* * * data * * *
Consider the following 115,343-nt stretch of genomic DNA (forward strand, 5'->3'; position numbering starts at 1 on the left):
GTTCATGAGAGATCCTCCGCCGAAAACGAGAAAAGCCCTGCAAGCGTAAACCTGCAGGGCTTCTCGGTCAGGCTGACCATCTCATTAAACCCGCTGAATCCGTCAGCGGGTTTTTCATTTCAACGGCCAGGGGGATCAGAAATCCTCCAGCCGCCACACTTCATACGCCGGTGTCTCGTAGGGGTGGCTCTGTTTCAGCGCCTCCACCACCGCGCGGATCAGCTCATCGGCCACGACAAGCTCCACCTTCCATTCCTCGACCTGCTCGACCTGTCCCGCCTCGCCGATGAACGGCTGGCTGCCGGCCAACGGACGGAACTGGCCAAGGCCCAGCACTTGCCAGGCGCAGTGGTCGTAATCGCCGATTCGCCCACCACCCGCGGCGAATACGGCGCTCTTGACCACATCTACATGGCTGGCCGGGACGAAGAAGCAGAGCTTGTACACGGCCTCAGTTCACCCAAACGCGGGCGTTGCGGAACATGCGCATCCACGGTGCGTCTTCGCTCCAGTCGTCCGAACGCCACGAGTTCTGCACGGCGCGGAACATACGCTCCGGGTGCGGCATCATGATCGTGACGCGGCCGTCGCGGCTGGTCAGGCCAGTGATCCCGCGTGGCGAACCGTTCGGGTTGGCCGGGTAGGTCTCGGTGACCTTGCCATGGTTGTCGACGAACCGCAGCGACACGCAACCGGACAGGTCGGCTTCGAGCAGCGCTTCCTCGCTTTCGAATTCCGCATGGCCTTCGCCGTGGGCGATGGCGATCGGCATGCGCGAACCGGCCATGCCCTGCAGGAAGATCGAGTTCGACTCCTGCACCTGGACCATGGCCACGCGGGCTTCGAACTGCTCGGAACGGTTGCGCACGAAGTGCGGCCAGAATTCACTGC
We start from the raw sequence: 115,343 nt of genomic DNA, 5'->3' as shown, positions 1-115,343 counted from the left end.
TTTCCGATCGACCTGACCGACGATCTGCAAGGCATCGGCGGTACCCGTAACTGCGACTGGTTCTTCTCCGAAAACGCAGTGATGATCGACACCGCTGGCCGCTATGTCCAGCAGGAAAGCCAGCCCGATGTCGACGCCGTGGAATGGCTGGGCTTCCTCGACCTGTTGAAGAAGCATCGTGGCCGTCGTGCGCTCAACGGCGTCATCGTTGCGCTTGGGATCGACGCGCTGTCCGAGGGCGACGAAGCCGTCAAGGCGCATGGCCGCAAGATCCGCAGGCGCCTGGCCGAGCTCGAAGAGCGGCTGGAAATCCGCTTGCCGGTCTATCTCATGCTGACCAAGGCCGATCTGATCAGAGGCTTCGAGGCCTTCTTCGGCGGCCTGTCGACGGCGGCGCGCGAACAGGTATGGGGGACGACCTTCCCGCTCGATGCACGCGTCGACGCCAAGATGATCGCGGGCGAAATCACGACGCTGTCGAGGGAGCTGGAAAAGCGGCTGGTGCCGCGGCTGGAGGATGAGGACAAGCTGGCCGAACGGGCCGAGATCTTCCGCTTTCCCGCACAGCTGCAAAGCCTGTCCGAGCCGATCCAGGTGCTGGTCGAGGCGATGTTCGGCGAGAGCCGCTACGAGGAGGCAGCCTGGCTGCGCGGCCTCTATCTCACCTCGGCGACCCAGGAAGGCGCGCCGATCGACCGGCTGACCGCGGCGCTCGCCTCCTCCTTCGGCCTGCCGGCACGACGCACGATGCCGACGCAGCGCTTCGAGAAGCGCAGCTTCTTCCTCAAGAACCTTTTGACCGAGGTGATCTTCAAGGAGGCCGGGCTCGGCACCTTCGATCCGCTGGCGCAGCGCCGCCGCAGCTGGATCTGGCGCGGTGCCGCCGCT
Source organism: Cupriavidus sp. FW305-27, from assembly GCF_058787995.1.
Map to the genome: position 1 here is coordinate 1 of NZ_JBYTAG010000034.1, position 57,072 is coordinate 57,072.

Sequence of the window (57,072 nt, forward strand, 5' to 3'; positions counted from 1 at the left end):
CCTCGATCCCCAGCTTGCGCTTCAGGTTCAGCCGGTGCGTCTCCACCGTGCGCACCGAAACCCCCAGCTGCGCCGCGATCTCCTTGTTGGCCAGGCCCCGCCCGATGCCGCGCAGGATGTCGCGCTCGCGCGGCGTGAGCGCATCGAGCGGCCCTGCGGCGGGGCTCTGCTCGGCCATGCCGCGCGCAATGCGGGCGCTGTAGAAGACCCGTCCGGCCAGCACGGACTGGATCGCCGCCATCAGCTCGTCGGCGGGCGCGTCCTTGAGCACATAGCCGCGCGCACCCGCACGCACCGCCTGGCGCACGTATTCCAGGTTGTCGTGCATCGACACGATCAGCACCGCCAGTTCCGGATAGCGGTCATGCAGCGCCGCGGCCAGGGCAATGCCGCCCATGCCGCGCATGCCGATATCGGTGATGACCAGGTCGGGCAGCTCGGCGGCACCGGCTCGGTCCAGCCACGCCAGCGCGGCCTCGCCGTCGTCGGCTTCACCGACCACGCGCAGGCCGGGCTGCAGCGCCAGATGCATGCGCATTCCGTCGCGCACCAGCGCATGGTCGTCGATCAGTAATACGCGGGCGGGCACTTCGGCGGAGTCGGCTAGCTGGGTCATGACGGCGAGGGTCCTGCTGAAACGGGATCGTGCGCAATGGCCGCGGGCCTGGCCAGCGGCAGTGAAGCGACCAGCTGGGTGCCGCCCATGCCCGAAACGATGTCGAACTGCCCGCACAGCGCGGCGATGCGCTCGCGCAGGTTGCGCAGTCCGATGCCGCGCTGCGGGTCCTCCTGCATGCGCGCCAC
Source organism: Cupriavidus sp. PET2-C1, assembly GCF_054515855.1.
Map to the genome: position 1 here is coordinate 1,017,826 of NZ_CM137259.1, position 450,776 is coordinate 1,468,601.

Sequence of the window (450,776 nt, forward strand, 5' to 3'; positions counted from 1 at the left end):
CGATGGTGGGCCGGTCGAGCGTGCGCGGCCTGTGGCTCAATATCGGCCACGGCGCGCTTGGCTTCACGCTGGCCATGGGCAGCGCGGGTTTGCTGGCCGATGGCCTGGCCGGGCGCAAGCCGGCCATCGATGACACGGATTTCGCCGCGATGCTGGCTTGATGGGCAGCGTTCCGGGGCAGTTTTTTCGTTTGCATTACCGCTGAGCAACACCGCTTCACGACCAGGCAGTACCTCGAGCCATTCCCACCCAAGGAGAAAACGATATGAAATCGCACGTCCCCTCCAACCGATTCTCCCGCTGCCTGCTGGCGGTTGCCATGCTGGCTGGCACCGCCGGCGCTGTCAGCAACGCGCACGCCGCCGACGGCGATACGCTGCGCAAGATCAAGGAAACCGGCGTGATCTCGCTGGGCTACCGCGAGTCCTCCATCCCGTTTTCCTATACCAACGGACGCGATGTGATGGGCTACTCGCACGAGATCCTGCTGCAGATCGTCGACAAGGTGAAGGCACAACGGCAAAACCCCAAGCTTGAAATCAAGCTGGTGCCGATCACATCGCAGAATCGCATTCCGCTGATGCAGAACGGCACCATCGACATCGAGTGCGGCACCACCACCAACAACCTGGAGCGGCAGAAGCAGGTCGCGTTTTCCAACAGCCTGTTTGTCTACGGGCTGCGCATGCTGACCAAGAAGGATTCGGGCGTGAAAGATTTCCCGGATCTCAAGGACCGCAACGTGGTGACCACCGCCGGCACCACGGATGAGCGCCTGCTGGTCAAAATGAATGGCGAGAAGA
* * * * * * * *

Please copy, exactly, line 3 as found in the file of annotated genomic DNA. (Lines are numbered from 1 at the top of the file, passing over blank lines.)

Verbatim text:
We start from the raw sequence: 115,343 nt of genomic DNA, 5'->3' as shown, positions 1-115,343 counted from the left end.